Anyone disagree with my thought process? Am I missing something else that I should consider?
    The weight and price differences are minimal.

  13. #13
    His Brain is Gone! Tom Bombadil's Avatar
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    The Sole Ride was by far my most negative experience on a crank forward. It handled clumsily and was less comfortable. The Pure is a big improvement.

    There are still some Raleigh Gruvs around, I've seen them selling at significant discounts.

    If you want a sportier, well-crafted crank forward, then you could check out the RANS models, but you'll pay about 2.5X to 3X as much.

    Cannondale makes one too, the Daytripper. Higher quality than either the Pure or Townie, but usually running $700-$800. The Daytripper Premium has the very nice Shimano Nexus 8 speed internal hub.
    "Too often I would hear men boast of the miles covered that day, rarely of what they had seen." Louis L'Amour

    There are two types of road bikers: bikers who are faster than me, and me. Bruce Cameron - Denver Post

  14. #14
    Senior Member Fibber's Avatar
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    My wife wanted 'flat foot', so we went back and forth between the Electra Townie 21, the Suede DX-W, and the Trek Pure. By a small amount, the Suede was the most compact of the three, and less of a stretch for her. These are "one size fits all", and the Townie in particular is simply too long for a short person.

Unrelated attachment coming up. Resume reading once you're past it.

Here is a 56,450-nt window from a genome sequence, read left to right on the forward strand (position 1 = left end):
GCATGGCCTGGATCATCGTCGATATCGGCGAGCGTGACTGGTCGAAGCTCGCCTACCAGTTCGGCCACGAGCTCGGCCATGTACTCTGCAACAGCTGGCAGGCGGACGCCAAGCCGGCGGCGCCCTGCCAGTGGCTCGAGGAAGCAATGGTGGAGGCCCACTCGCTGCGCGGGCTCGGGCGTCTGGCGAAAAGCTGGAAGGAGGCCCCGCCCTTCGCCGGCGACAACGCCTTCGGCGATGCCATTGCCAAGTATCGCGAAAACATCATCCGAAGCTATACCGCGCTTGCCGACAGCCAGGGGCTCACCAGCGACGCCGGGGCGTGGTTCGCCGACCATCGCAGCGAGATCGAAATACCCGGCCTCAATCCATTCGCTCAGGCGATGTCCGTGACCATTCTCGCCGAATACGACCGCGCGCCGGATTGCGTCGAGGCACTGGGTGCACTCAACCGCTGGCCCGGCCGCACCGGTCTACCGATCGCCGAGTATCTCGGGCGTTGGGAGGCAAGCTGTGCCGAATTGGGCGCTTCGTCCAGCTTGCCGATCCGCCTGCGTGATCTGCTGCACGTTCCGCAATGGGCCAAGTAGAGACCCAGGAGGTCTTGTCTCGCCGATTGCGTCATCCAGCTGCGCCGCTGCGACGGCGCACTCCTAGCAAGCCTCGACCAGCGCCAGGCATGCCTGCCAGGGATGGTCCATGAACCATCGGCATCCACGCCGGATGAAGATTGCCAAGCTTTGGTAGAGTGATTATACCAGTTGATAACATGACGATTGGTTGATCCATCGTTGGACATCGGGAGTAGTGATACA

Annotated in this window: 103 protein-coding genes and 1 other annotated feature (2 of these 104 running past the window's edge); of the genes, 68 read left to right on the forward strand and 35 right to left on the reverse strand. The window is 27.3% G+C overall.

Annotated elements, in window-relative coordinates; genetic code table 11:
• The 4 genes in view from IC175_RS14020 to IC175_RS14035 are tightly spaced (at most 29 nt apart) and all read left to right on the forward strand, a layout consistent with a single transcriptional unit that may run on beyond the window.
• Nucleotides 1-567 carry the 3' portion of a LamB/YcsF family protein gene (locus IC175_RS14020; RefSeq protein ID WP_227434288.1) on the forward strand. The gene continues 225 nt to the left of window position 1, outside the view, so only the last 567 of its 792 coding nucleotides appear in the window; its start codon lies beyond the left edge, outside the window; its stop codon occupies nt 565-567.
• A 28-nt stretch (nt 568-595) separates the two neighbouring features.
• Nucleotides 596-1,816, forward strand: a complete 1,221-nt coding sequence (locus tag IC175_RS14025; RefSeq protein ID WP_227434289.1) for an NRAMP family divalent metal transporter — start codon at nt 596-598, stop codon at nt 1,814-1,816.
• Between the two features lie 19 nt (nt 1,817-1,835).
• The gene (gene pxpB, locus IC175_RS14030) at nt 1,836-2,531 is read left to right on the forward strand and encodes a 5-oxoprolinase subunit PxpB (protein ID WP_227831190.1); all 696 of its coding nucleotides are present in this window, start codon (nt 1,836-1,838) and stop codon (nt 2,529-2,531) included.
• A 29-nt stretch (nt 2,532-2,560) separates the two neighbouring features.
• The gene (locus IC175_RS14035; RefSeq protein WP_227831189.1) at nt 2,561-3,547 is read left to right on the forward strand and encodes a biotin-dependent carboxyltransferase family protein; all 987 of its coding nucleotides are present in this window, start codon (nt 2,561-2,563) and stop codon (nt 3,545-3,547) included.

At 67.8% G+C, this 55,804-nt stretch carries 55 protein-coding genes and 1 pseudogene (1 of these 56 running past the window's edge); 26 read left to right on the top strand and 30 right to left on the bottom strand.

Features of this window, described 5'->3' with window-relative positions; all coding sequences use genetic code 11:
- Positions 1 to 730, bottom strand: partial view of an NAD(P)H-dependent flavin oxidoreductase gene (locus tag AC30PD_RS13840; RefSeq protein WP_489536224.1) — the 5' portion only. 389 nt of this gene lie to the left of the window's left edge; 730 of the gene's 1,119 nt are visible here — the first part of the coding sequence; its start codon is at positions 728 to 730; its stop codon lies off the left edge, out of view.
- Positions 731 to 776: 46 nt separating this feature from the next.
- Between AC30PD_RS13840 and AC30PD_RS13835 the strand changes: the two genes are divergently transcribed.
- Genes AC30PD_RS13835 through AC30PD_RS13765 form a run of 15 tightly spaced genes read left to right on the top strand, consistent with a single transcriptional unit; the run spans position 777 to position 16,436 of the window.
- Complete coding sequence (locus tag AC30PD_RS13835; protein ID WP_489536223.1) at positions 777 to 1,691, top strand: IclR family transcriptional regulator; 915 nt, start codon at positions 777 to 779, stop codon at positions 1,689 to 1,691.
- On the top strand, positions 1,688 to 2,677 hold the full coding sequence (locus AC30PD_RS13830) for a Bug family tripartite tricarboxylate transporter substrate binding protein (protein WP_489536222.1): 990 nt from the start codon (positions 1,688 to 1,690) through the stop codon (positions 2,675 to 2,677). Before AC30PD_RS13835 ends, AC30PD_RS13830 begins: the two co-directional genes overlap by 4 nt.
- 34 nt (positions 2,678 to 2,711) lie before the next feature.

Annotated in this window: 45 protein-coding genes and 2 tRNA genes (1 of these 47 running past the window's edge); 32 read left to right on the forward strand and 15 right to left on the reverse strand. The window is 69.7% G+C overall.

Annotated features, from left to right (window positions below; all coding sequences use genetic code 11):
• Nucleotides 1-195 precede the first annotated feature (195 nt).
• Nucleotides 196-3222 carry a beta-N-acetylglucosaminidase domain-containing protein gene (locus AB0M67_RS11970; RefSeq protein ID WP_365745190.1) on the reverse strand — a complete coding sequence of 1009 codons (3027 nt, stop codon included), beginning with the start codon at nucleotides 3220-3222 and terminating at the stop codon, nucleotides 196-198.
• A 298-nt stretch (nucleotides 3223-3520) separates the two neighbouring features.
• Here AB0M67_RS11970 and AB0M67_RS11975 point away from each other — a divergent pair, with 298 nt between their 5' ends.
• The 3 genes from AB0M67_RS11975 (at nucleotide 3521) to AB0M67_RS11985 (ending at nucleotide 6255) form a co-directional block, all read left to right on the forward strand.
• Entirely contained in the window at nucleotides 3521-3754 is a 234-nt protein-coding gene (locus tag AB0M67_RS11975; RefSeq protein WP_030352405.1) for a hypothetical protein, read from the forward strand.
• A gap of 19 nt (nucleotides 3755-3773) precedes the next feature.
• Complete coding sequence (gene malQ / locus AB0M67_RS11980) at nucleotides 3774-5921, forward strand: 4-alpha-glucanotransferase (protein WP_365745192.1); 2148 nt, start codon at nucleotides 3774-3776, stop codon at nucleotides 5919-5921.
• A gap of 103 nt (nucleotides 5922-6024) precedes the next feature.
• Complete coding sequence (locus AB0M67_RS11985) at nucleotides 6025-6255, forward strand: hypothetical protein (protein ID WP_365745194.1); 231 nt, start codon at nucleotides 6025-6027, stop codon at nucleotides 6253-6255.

As to the bike style, it is not for me, but my wife seems to like it. Componentry is low end but suitable for casual use. SRAM 3.0 deraileur, etc. Price was $370

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    By the way, the Trek Pure Sport (which is the one I am considering) is a step up from the basic Trek Pure.

  16. #16
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    FYI

    The entire Cannondale Daytripper line has also been discontinued with NO new crank forward design to replace them.

  17. #17
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    The only way to decide on a bike is to test ride. You can have 6 models to choose from but one will stand out- Whether it be the bike or the Shop that has set it up right for you- but one will stand out. Now as to suspension on pavement. It does detract from the ride- taking pedalling effort away and at this price range- It will not be a quality fork. Far better to take a couple of Lbs pressure out of the tyres or get a Suspension Seat post.
    How long was I in the army? Five foot seven.


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  18. #18
    His Brain is Gone! Tom Bombadil's Avatar
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    Quote Originally Posted by jimr View Post
    FYI

    The entire Cannondale Daytripper line has also been discontinued with NO new crank forward design to replace them.

    That's too bad. These bikes are extremely comfortable to ride, and I think would be great bikes for potentially millions of would-be riders, but they can't seem to find anything beyond a small niche market.

    The Daytrippers had high price tags considering that their bikes were slow, comfort bikes. Not that many people are looking for $700-$800 slow comfort bikes. RANS sells at above that price point, but their crank forwards are more performance oriented.

    The Daytrippers were better bikes than the Townie, Suede, and Pure bikes are.

    Specialized offers a couple lines of relaxed geometry hybrids, their Crossroads and Expedition bikes. These aren't quite flat-foot geometries, but the cranks are a bit further forward than on a traditional bike. The Crossroad Elite is pretty nice, with many components being a grade above what is on the Pure & Suede, and maybe two grades above a Townie. Likewise for the Trek Navigator 3.0, which is very similar. I like the new 2008 Navigator 3.0 with the two-tone green paint job.